By: Ian K. Seppala
The carousel is one of the most recognizable amusement rides. Carrousel's feature in carnivals, amusement parks, and public places throughout the world. Caroussel's come in various sizes and shapes. A variety of materials are also used to make carousells.
Notice anything in the statement paragraph above? The spelling of the word carousel is as diverse as the attraction. All of the above spellings were at one point used by the American Amusement Industry to promote the carousel. Currently in the United States, Merry-Go-Round is the most popular term. This post provides a brief history of the term carousel, and why is has so many variations. It primarily focuses on the American Amusement industry based on author's expertise. All sources are in English and will be provided using endnotes.
As the Education Director of the Herschell Carrousel Factory Museum I experience the variety of spellings for carousel on a daily basis. When providing our website address over the phone, I must interject with "We spell it with two r's" or they will not get the correct page. Visitors on tours continuously ask about the variation as well. Even though there is a shortened answer, I wanted to provide a longer, but still brief, professional explanation on the matter.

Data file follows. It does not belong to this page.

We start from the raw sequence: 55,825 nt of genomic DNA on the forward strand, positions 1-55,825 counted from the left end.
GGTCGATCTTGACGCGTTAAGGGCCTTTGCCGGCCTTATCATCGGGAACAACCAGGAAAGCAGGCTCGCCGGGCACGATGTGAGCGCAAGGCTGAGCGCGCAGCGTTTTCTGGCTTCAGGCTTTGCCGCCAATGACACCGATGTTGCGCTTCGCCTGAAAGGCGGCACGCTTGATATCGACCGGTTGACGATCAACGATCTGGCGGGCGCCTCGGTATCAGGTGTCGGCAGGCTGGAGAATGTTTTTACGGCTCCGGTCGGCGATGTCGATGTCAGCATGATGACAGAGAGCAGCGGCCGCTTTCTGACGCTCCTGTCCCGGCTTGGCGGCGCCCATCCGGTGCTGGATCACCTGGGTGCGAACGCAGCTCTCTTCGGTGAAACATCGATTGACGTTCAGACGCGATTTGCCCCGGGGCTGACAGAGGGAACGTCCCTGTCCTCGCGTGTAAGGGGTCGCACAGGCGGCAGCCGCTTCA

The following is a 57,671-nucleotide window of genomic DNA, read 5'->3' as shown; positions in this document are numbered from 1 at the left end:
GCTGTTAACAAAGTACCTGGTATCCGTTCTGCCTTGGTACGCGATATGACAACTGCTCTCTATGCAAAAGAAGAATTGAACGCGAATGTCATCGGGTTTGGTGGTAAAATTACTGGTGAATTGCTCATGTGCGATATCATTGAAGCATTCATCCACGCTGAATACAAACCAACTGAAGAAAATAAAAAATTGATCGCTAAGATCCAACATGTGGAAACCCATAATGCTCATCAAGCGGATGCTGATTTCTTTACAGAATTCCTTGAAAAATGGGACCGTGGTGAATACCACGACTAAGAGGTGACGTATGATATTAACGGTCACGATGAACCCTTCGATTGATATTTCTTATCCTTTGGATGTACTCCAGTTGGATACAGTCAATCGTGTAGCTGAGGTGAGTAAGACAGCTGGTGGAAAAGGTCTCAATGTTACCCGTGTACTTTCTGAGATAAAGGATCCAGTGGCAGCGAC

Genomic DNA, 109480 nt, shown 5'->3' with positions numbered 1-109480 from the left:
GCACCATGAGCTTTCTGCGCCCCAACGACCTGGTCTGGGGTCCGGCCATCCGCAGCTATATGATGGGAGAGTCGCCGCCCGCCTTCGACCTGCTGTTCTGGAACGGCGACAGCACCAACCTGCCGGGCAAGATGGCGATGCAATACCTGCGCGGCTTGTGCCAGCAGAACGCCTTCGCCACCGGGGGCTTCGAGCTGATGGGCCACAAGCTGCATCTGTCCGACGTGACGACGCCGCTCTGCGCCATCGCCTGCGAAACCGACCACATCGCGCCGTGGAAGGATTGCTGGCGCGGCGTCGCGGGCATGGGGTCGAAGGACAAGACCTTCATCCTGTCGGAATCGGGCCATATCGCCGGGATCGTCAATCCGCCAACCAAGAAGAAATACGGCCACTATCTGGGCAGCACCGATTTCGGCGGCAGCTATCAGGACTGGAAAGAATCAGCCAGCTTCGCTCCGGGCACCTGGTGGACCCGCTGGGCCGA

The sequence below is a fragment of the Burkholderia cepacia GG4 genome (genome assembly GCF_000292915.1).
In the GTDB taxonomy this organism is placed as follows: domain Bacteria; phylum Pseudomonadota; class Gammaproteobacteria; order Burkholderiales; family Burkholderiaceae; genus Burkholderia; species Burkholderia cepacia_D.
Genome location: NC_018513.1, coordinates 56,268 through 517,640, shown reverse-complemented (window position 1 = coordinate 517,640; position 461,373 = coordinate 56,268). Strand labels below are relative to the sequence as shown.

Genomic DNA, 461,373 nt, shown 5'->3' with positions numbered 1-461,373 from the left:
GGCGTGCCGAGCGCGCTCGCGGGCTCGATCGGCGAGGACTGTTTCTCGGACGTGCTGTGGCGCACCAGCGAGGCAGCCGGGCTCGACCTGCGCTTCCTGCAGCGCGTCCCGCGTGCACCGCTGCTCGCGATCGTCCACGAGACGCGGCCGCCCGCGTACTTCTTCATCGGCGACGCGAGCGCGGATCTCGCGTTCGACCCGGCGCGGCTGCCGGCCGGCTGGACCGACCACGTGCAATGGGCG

Current English language dictionaries prefer the spelling carousel. However it appears the term merry-go-round is the currently more popular term for the amusement ride. According to dictionary.com, the first definition of a carousel is to see merry-go-round. The second definition is "A continuously revolving belt, track or other device. . ." Famous dictionary company, Merriam-Webster defines carousel as "1. a tournament or exhibition in which horsemen execute revolutions" or "2. a. merry-go-round". It also provides a single variant spelling: carrousel. Merriam-Webster succinctly defines a merry-go-round as "an amusement park ride with seats often in the form of animals (such as horses) revolving about a fixed center". This is the amusement ride we are discussing today.
The ride has gone through a variety of spellings and name changes through history. According to author Tobin Fraley, "The origin of the word itself can be traced to the Arabian games of horsemanship called carosellos, an Italian word meaning little wars" An important innovation in the history of carousels is the introduction of steam power by Englishman Fredrick Savage. In 1870, he calls his new creation roundabouts. Other English companies called their machines Dobbies or Gallopers.
When the carousel came to America it went through a few changes. American carousels rotate in the opposite direction of their British cousins, and new names are adopted. Listed below are some of the North Tonawanda Companies' Competitors and the names of their machines.